Mental Depression & Sudarshan Kriya: Recent Research
by D.P. Agrawal
Even in the West, it is now generally accepted that traditional techniques
of Yoga and Pranayama do improve mental health. The effects of stress
and depression on physical and mental health are far-reaching. Anxiety and
depression have been found to aggravate the progression of serious diseases
like cancer, HIV, asthma and cardiovascular ailments. Psychoneuroimmunology
(PNI) is the name of the science which deals with these problems. The Sudarshan
Kriya and related breathing practices have been found to have remarkable
therapeutic benefits. These simple, yet powerful, breathing practices have
the advantage over many other forms of treatment because they are free from
negative side-effects, are much cheaper, and are easy to learn and practice
in daily life. These yogic practices are now focus of attention of India's
top medical research institutes.
In India both National Institute of Mental Health and Neurosciences (NIMHANS),
Bangalore, and All India Institute of Medical Sciences (AIIMS), Delhi have
been carrying out research on these practices and their effects. Clinical
trials at NIMHANS, Bangalore, showed that regular practise of Sudarshan
Kriya Yoga (SKY) a set of breathing techniques promoted by Sri
Sri Ravishankar, founder of the Bangalore based Art of Living Foundation
reduces symptoms of mental depression. NIMHANS researchers claim that SKY
is as effective as the established anti-depressant drug imipramine, a tricyclic
antidepressant, (Depsonil, Antidep). All India Institute of Medical Sciences
(AIIMS), Delhi, has reported that SKYand Pranayam sessions reduced serum cortisol
levels an indicator of stress in the blood more effectively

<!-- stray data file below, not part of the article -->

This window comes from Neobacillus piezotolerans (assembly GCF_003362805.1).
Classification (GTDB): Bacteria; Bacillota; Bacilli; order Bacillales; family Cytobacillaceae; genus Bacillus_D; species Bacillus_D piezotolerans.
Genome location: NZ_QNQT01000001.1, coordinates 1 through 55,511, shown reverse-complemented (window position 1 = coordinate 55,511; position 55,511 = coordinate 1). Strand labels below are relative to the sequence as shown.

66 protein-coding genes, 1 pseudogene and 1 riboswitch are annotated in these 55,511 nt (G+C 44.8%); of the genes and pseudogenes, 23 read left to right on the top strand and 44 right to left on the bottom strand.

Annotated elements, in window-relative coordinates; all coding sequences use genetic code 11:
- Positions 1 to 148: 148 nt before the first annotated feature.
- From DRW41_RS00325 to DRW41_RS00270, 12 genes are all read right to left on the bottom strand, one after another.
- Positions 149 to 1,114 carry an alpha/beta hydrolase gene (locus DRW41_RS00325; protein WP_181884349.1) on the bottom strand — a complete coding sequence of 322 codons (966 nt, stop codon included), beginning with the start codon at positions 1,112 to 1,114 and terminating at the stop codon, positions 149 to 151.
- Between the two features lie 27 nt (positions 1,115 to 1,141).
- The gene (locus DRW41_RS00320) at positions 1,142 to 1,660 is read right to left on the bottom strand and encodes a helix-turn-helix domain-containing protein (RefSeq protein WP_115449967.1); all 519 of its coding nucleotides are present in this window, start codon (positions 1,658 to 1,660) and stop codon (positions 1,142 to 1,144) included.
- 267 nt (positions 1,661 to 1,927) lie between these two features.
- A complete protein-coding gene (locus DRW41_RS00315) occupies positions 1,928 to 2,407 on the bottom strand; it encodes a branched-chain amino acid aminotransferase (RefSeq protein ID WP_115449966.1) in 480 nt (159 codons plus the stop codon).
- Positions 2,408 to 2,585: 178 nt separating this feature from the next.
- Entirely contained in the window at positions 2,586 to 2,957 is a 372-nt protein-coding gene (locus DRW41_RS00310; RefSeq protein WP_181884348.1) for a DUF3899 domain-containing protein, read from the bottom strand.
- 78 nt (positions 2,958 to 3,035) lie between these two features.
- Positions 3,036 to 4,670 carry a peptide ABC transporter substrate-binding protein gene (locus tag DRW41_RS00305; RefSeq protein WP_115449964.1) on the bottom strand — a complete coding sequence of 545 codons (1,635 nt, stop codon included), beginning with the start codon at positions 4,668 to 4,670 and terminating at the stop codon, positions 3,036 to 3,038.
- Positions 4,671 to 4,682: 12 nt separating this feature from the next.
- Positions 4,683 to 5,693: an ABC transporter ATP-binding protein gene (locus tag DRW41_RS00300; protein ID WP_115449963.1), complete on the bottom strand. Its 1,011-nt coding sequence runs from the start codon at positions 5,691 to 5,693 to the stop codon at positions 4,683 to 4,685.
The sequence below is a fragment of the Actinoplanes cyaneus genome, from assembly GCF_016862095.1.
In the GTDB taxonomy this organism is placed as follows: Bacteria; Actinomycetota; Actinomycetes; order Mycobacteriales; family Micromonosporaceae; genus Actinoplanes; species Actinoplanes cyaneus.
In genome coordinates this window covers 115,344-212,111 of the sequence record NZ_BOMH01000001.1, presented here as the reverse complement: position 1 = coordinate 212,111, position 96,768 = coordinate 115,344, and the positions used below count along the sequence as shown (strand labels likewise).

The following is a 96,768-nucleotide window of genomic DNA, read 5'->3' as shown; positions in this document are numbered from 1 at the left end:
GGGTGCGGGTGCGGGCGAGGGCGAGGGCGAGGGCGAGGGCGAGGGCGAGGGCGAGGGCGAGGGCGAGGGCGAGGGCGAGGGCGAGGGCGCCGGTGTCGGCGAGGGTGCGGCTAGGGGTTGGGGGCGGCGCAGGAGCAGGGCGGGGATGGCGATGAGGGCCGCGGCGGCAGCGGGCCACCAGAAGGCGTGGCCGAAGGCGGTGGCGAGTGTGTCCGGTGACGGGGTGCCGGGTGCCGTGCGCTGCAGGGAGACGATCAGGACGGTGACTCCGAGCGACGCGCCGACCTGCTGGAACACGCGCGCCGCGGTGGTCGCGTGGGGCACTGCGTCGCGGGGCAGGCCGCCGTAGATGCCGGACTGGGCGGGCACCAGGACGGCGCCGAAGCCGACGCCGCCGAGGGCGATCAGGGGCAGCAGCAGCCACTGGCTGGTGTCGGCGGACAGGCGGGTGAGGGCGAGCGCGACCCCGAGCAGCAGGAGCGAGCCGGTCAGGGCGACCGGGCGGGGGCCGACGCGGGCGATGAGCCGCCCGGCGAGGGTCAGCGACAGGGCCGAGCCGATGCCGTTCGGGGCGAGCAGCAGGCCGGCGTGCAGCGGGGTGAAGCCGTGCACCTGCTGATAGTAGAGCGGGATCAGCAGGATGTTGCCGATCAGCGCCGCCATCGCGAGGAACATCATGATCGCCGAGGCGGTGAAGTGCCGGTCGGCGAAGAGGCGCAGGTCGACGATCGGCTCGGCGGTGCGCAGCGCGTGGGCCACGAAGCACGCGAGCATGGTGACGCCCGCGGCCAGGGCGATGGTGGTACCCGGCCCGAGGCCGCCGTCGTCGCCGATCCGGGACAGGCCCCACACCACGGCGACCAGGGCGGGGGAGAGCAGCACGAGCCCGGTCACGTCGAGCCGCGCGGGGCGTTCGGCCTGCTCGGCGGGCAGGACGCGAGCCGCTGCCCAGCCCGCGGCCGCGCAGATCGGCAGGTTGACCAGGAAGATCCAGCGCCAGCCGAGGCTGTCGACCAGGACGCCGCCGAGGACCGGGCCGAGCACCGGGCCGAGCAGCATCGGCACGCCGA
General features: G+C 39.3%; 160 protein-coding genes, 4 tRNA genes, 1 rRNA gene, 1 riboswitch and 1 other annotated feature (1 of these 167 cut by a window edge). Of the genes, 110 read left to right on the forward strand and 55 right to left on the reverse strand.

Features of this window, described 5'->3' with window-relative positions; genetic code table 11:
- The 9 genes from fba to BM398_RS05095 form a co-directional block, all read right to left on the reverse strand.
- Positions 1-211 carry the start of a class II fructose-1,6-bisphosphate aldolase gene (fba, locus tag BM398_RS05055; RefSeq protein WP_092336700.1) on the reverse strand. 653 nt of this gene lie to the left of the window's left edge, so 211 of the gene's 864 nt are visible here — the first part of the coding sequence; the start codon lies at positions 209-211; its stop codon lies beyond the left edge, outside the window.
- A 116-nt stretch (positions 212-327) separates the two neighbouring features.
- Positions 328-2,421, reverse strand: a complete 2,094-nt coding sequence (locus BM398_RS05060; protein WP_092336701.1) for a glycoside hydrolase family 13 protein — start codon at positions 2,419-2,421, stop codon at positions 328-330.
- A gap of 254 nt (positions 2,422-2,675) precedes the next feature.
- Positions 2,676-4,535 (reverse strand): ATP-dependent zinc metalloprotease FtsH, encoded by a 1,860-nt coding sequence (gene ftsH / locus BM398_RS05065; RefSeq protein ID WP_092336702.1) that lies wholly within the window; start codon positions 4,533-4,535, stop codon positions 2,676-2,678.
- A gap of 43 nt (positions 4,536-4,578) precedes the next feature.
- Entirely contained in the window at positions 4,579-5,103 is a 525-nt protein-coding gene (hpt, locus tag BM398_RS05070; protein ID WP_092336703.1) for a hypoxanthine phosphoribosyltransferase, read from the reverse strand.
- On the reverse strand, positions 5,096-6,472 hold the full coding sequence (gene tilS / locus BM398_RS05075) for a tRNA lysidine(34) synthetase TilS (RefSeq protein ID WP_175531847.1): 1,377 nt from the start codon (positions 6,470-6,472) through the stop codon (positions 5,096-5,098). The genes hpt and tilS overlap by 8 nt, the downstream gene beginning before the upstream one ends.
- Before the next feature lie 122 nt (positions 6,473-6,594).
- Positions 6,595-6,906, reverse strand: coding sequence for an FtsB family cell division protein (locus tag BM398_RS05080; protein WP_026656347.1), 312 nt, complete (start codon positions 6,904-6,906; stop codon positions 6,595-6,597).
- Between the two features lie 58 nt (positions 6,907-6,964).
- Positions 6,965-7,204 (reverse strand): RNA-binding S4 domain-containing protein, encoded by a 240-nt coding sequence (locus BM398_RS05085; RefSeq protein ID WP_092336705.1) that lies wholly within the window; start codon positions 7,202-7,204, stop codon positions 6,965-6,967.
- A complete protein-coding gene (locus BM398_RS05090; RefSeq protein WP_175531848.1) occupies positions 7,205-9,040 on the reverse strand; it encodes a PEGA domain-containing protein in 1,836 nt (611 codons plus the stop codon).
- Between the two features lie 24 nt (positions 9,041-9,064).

than listening to classical music. They are also employing SKY to cure alcohol
and tobacco addiction.
It has been reported that the distorted dream stage EEG brainwave patterns
of the depressed people, the dream-stage EEG patterns significantly improved.
Depressed people have a particular EEG brainwave abnormality, which is measured
by the P300 ERP amplitude. When P300 was post-tested at day 90 it had returned
to normal, (it was indistinguishable from normal controls) and they remained
depression free. There was a reduction in REM latency onset and an improvement
in NREM stages. About 70% of patients completing the program experienced remission
from depression, both at the one month and the three month retest times. Blood
analysis revealed statistically significant elevation of plasma prolactin
levels after the very first SKY session. This is important since elevated
plasma prolactin may be crucial in producing an anti-depressant response.
Cortisol ( a stress hormone) levels remained stable, indicating that the practice
of Sudarshan Kriya is not stressful.
In 1998, a pilot study on the effectiveness of Sudarshan Kriya and
its related breathing practices in the treatment of Multiple Sclerosis was
conducted at the Institute of Rehabilitation of the Republic of Slovenia.
There was recently a symposium at Delhi, which cautioned that larger groups
have to be studied before firm conclusions can be drawn. Dr Vinod Kochupillai,
professer and head of medical oncology at AIIMS who has coordinated these
studies, says that the available data on SKY and Pranayam seems to
validate the claims that such practices lead to a healthier body, calmer mind
and balanced emotions.
1996. Effects of Sudarshan Kriya in Dysthymic Disorders. B.L. Mehti, N. Janakiramaiah,
et al. Departments of Neurophysiology and Psychiatry, NIMHANS.
1997. Normalization of P300 Amplitude following Treatment in Dysthymia. P.J.
Murthy, B.N. Gangadhar, N. Janakiramaiah, and D.K. Subhakrishna. Biological
Psychiatry, 1997, Vol.42, pp. 740-743.
1998. P300 Amplitude and antidepressant response to Sudarshan Kriya Yoga.
P.J. Murthy, N. Janakiramaiah, et al. Journal of Affective Disorders, vol.
50, pp. 45-48.
2000. Anti-depressant Efficacy of Sudarshan Kriya Yoga (SKY) in Melancholia
- a randomized comparison with ECT and Imipramine. N. Janakiramaiah, M.D.,
B.N. Gangadhar, M.D., et al. Journal of Affective Disorders, vol. 57, Issues
1-3, pp. 255-259.